Leader comment: We must heed the Greek wildfire warning

Global warming makes wildfires more likely in some parts of the world and the temperature is still rising.

Firefighters search through burned cars near the Greek village of Mati (Picture: John Liakos/Intime/Athena Pictures/REX/Shutterstock)

“Unfortunately these people and their kids didn’t make it in time. Instinctively, seeing the end nearing, they embraced,” said the head of Greece’s Red Cross after the discovery of a group of people who had been burned alive near the village of Mati.

The deaths of dozens of people in the devastating wildfires affecting Greece saw the declaration of three days of national mourning. And the world, not just Greece, would do well to remember the dead.

Sign up to our daily newsletter

The i newsletter cut through the noise

For the process of global warming, which has seen the planet’s average temperature increase by about one degree Celsius over the last century, is set to continue. Climate change may not directly cause any individual wildfire, but in some parts of the world, it will make them more likely to happen and worse when they do.

Read More

Read More
Bob Ward: What's climate change got to do with Greek wildfires?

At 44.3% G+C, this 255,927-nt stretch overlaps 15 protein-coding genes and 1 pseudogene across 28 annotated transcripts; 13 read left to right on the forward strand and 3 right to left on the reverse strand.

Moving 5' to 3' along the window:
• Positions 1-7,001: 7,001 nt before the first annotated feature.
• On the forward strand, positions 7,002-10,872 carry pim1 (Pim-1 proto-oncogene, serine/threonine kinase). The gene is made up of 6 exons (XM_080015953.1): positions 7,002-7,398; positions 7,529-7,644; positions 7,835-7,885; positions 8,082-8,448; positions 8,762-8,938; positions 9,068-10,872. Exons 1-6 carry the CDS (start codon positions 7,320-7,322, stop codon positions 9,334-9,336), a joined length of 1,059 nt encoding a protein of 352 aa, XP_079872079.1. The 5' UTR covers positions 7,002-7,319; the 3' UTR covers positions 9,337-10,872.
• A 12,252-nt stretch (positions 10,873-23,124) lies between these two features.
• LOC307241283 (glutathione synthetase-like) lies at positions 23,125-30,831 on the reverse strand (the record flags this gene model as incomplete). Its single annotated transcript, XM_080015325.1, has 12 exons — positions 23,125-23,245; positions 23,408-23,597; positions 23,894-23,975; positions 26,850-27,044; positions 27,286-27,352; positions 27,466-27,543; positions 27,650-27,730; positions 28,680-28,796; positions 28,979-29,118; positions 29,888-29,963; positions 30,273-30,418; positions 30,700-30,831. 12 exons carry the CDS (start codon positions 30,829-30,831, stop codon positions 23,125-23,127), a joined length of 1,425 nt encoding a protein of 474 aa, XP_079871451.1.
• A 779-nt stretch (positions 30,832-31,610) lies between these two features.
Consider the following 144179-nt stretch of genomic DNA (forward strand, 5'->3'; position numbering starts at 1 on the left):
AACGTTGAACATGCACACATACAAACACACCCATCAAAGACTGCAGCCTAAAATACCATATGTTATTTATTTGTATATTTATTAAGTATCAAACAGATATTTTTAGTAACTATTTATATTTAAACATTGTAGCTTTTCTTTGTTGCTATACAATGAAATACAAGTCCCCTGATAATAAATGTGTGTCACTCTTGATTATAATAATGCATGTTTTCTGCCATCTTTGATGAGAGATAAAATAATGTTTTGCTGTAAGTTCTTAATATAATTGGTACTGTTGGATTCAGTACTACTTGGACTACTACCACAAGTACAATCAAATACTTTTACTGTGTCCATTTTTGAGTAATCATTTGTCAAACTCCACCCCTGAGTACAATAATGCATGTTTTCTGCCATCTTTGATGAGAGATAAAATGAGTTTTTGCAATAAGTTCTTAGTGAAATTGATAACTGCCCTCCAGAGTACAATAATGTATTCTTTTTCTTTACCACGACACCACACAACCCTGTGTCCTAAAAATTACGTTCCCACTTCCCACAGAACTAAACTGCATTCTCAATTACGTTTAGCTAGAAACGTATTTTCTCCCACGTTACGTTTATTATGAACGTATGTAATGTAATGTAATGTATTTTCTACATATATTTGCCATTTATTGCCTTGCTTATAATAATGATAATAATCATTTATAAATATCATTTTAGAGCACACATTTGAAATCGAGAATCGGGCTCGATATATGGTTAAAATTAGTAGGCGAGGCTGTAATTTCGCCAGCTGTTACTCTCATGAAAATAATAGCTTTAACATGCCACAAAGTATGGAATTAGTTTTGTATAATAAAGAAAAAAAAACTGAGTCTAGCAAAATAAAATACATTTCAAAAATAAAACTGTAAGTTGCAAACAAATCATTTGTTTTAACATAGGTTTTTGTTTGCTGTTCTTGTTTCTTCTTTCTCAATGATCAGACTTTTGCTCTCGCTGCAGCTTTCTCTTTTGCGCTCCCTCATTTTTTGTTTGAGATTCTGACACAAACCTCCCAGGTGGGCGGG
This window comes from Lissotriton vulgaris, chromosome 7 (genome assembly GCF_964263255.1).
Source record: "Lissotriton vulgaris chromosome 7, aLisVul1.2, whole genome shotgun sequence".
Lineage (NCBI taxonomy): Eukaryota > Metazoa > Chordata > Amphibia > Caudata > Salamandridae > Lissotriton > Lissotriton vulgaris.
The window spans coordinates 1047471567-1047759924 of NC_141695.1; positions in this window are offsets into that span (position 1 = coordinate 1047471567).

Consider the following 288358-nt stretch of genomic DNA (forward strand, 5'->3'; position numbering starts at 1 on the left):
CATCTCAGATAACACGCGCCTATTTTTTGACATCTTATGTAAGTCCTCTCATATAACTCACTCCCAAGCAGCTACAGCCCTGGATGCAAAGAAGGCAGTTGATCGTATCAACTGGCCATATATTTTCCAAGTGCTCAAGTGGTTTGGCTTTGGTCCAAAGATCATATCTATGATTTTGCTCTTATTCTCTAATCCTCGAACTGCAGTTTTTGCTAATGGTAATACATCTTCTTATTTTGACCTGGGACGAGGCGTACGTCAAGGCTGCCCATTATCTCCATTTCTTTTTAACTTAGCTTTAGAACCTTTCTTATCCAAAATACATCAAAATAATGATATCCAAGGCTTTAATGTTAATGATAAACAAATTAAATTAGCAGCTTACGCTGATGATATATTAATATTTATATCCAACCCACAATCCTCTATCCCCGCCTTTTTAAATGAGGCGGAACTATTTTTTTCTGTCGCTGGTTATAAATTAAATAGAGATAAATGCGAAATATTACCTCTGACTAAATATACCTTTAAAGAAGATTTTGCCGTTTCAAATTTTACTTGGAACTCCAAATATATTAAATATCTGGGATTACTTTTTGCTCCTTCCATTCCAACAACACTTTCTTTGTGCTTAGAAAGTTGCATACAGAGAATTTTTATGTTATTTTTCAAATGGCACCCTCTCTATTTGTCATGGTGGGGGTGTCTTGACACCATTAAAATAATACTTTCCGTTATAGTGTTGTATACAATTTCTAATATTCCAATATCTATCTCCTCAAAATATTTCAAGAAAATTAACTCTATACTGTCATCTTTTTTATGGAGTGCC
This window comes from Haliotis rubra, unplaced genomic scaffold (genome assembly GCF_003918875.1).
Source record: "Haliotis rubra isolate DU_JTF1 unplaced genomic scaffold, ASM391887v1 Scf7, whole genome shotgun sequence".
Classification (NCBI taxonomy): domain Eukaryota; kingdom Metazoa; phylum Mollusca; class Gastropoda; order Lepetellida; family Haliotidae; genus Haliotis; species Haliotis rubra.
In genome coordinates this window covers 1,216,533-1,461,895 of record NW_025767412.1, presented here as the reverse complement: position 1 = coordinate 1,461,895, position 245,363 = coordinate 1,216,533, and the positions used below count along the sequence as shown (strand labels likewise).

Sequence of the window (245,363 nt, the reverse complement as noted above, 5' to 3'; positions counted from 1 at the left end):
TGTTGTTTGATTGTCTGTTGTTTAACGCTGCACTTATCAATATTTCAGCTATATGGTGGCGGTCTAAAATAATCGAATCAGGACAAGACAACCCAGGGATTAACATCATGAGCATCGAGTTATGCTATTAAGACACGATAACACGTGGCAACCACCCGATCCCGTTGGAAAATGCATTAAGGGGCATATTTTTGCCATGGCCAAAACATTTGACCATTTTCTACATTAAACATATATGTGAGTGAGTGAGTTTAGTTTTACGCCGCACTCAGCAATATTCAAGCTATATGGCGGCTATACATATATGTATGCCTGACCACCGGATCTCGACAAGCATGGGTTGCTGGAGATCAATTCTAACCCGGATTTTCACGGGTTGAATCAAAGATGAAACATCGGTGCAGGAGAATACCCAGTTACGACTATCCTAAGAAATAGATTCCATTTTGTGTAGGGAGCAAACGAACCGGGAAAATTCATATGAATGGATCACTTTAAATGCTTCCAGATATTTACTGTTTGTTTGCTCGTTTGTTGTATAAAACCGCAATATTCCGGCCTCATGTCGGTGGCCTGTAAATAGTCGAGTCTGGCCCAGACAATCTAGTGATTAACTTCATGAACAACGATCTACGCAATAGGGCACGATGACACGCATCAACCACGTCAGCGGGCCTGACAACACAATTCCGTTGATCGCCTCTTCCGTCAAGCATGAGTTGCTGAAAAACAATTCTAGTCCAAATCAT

In 2016, a scientific study part-funded by Nasa estimated that global warming had almost doubled of the area affected by forest fires in the American West over the previous 30 years, as higher air temperatures dried out vegetation, making it more likely to burn. And the areas affected by the fires would continue to expand “exponentially” until the forests were too fragmented for the fires to spread.

Professor Peter Stott, a Met Office fellow, described climate change as loading the dice in favour of heatwaves. “What we’ve seen this summer is repeated throws throwing up a six in different parts of the world,” he said. “If you get a six over and over again you start to think ‘This is not normal, somebody has given me a loaded dice’.”

Another effect of climate change is to increase rainfall as warmer air is capable of holding more moisture. So, as some parts of the world increasingly dry out, others may be hit by increasingly severe flooding.

For anyone unconvinced by the retreat of glaciers, the melting of Arctic sea ice, the opening of the once-impassible Northwest Passage, the rising seas, the movement of animals and plants, and the early arrival of spring, the deaths of dozens of people may provide a more stark example of the scientific fact that the world is getting warmer.

Another scientific fact, established in the 1800s and accepted even by Lord Lawson ‘sceptic’ think tank, the Global Warming Policy Foundation, is that carbon dioxide has a warming effect. Increasing the amount in the atmosphere, as we have done and continue to do, inevitably means the temperatures and, as a consequence, the death toll from wildfires will rise.